Monday, March 4, 2013

National Severe Weather Preparedness Week

This week (March 3-9, 2013) marks National Severe Weather Preparedness Week. This week aims to bring more awareness to the importance of planning and practicing how and where to take shelter when severe weather strikes your area. Being prepared for imminent weather is so important because it could be a matter of life or death, depending on the severity of the situation.

Not only is it important for your family and loved ones to be prepared for severe weather, but it is also important that your neighbors and friends are prepared as well. We can make sure that happens by spreading the word and inspiring others to make sure they are prepared for all types of weather that could come their way.
Every year people are killed or seriously injured by severe weather (this includes tornadoes, hurricanes, floods and other types of severe weather) even if they get advanced warning. Last year, there were over 450 weather-related deaths and almost 2,600 injuries. By being prepared for severe weather and acting when we are told to evacuate, we can diminish these numbers of tragedies.

FEMA and NOAA are asking families, communities and businesses to be a force of nature and take a pledge to be prepared. You can find the pledge here: Being prepared for severe weather includes developing a family communications plan, putting an emergency kit together, keeping important papers and valuables in a safe place, and getting involved in your community preparedness plans for when severe weather strikes.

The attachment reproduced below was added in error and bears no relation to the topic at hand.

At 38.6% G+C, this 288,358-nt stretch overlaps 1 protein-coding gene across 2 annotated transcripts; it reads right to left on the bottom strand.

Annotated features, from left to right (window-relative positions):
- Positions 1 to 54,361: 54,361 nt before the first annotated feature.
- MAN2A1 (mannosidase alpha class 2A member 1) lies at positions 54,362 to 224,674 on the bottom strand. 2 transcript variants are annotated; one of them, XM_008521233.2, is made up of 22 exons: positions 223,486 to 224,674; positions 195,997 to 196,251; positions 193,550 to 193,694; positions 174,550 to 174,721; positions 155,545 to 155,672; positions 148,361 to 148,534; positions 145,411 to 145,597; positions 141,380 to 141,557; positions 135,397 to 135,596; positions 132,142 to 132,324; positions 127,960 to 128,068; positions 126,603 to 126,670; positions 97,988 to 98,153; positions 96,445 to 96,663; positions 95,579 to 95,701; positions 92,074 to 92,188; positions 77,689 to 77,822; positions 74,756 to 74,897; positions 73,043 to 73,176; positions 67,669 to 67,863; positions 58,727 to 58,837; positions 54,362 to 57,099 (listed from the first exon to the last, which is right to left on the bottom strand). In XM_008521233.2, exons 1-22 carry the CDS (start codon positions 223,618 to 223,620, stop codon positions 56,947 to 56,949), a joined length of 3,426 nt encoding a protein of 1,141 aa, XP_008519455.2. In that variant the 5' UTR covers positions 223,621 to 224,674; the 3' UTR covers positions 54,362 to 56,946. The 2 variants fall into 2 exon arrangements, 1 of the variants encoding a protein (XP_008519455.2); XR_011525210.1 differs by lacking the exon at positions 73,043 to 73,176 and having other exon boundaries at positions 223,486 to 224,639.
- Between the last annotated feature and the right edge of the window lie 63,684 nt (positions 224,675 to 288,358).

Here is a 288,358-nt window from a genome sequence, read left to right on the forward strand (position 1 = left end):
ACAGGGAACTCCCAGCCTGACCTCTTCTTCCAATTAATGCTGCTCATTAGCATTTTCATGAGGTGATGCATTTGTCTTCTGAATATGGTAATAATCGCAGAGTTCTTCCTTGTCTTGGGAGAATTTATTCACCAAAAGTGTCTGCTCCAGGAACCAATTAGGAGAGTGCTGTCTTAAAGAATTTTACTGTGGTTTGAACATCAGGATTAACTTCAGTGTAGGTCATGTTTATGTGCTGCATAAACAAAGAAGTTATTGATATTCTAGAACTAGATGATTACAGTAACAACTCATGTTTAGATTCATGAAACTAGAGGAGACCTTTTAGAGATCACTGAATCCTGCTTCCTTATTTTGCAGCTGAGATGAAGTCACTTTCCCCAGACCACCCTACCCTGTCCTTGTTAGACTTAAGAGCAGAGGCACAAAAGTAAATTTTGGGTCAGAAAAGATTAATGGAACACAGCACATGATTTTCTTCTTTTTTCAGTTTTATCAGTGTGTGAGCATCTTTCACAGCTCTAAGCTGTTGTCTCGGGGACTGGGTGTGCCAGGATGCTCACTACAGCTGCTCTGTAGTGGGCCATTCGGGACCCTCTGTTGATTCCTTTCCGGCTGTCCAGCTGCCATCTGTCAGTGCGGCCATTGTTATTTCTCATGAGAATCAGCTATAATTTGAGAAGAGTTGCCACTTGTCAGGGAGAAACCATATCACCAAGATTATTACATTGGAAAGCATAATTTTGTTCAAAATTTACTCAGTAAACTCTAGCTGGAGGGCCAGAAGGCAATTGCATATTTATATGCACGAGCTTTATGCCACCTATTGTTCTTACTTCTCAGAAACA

Here are a few tips from NOAA on what you can do to be prepared. Remember, this is the most important thing we can do to protect our families and each other when severe weather strikes. And remember, if you ever find yourself in an emergency situation and need help please do not hesitate to call 9-1-1.

·         Make sure you and your family members know about your surroundings and risk for specific weather. Stay informed with weather alerts.

·         Have an emergency plan in place. Practice this plan with your family and post it in a common area where visitors can see it.

·         Consider working with neighbors, friends and co-workers to create a network emergency plan. Discuss needs such as care for children, pets and those who utilize medical equipment and medication.

·         Identify an appropriate shelter in your home and community area.

·         Learn how to strengthen your home against severe weather.

·         Find out from local government how you will be notified of disasters and sign up for alerts if possible.

Be a Force of Nature:

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